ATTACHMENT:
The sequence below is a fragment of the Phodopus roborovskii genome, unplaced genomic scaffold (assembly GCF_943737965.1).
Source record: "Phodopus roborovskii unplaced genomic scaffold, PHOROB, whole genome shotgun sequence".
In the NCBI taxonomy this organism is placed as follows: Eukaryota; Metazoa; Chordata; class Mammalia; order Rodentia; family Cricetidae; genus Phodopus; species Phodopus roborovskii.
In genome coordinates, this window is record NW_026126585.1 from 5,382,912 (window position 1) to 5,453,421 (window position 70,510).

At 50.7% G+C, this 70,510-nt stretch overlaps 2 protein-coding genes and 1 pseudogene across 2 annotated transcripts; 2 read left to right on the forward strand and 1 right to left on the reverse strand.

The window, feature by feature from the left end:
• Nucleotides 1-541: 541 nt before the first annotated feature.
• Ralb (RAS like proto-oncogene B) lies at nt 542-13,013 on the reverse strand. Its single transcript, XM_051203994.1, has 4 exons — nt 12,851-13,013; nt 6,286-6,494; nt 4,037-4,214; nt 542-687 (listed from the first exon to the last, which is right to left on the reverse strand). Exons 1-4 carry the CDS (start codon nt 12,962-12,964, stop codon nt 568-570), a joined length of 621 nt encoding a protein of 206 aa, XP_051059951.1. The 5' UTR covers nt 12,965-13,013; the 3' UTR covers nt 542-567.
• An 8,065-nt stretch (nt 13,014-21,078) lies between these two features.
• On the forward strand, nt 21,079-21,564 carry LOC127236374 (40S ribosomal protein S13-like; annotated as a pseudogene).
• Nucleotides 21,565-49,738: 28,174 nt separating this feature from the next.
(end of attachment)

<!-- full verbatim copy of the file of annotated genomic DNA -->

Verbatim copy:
The sequence below is a fragment of the Phodopus roborovskii genome, unplaced genomic scaffold (assembly GCF_943737965.1).
Source record: "Phodopus roborovskii unplaced genomic scaffold, PHOROB, whole genome shotgun sequence".
In the NCBI taxonomy this organism is placed as follows: Eukaryota; Metazoa; Chordata; class Mammalia; order Rodentia; family Cricetidae; genus Phodopus; species Phodopus roborovskii.
In genome coordinates, this window is record NW_026126585.1 from 5,382,912 (window position 1) to 5,453,421 (window position 70,510).

At 50.7% G+C, this 70,510-nt stretch overlaps 2 protein-coding genes and 1 pseudogene across 2 annotated transcripts; 2 read left to right on the forward strand and 1 right to left on the reverse strand.

The window, feature by feature from the left end:
• Nucleotides 1-541: 541 nt before the first annotated feature.
• Ralb (RAS like proto-oncogene B) lies at nt 542-13,013 on the reverse strand. Its single transcript, XM_051203994.1, has 4 exons — nt 12,851-13,013; nt 6,286-6,494; nt 4,037-4,214; nt 542-687 (listed from the first exon to the last, which is right to left on the reverse strand). Exons 1-4 carry the CDS (start codon nt 12,962-12,964, stop codon nt 568-570), a joined length of 621 nt encoding a protein of 206 aa, XP_051059951.1. The 5' UTR covers nt 12,965-13,013; the 3' UTR covers nt 542-567.
• An 8,065-nt stretch (nt 13,014-21,078) lies between these two features.
• On the forward strand, nt 21,079-21,564 carry LOC127236374 (40S ribosomal protein S13-like; annotated as a pseudogene).
• Nucleotides 21,565-49,738: 28,174 nt separating this feature from the next.